It should however be noted: no-one was pointing fingers at others; the criticism was also always part self-criticism. For Islam, this task was significantly undertaken by two remarkable women: Sakena Yacoobi from Afghanistan, active in the area of women’s education since 1995, and Ingrid Mattson, the long-serving President of the Islamic Society of North America.
Campaign against child marriage
Yacoobi described how she had had to pull out all the stops to return to her family a girl who had been married off to a much older wealthy landowner. This man entrenched himself behind religion: Muhammad sanctioned this.
As a result of Yacoobi’s involvement, people began talking about the case and questioning whether such ancient religious permission should really still apply. Concerned about damage to his reputation, the landowner backed down. Other speakers pointed out that education is the best means to challenge the practice of child marriage – regardless of whether in the Indian or Islamic context.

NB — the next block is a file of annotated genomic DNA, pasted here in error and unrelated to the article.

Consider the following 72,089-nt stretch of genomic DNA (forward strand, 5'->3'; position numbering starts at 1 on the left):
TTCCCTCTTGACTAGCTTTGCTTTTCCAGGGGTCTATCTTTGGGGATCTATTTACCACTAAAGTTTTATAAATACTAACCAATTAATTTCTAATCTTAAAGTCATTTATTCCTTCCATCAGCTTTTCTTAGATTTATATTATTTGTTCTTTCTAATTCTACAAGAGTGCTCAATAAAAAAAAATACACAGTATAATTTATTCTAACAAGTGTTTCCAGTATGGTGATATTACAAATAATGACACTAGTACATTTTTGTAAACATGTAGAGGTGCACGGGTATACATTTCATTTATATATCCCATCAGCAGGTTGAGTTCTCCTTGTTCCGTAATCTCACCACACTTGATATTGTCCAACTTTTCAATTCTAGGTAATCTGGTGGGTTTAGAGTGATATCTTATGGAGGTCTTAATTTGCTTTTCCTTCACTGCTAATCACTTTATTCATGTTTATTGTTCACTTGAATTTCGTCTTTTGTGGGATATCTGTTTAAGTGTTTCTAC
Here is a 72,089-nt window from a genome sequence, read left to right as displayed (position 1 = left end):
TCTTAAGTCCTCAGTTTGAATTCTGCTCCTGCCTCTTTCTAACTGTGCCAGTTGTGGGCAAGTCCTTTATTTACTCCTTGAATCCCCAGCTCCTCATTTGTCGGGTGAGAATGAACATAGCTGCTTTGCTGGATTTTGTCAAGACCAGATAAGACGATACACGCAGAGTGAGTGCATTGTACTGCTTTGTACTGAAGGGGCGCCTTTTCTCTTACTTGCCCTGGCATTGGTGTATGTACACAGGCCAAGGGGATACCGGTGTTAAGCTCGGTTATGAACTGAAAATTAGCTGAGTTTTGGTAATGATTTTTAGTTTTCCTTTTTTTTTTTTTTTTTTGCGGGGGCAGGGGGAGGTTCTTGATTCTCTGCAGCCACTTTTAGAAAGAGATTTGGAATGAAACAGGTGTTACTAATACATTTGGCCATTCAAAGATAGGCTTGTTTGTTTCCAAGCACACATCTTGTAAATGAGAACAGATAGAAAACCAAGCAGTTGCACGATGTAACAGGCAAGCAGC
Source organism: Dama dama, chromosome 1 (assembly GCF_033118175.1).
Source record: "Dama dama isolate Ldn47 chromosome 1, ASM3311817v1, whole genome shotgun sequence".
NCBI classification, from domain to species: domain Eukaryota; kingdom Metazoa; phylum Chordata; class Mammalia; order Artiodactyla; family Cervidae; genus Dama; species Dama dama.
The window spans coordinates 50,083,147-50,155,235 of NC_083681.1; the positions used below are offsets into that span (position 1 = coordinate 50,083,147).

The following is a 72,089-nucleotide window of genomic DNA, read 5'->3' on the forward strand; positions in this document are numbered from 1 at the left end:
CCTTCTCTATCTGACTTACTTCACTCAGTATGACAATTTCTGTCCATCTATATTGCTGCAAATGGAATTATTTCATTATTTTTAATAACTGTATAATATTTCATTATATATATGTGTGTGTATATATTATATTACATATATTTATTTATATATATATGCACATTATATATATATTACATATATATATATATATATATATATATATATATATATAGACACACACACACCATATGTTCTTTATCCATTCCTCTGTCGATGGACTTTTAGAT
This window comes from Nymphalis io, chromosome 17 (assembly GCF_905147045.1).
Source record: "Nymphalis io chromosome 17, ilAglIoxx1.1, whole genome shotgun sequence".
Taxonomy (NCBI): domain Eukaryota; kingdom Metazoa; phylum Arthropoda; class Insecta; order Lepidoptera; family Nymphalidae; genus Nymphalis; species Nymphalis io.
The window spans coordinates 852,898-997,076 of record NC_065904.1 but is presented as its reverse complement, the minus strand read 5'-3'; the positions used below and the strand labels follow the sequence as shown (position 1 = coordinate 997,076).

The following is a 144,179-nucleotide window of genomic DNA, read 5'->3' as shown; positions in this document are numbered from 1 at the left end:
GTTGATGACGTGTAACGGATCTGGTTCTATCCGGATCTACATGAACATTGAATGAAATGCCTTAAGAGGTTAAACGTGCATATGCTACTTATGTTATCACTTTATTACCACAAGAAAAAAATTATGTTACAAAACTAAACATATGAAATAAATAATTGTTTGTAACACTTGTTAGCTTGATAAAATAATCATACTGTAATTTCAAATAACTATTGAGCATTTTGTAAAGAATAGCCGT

Current refugee crises were also a major talking point. The fact that many of the speakers themselves had fled their home nations to come to Canada, often from the Islamic world, gave these debates even greater credibility: for example the Baha’is from Iran, escaping persecution after the Iranian Revolution; and the Yazidis from Iraq fleeing IS – a group that has by no means been conquered on all fronts. There were bitter complaints from the spiritual leader of the Druze community in Israel, Sheikh Mowafak Tarif, about the silence of the international public over the murder and abduction of several Druze in southern Syria by IS as recently as late October.
The biggest cause of death is however not a genocide, but "gender-cide": the murder of people because of their gender. The victims are practically all girls and women. Every year, there are more than three million women fewer than the biological norm dictates. They are either aborted, die during childbirth, or for other reasons of severe disadvantagement.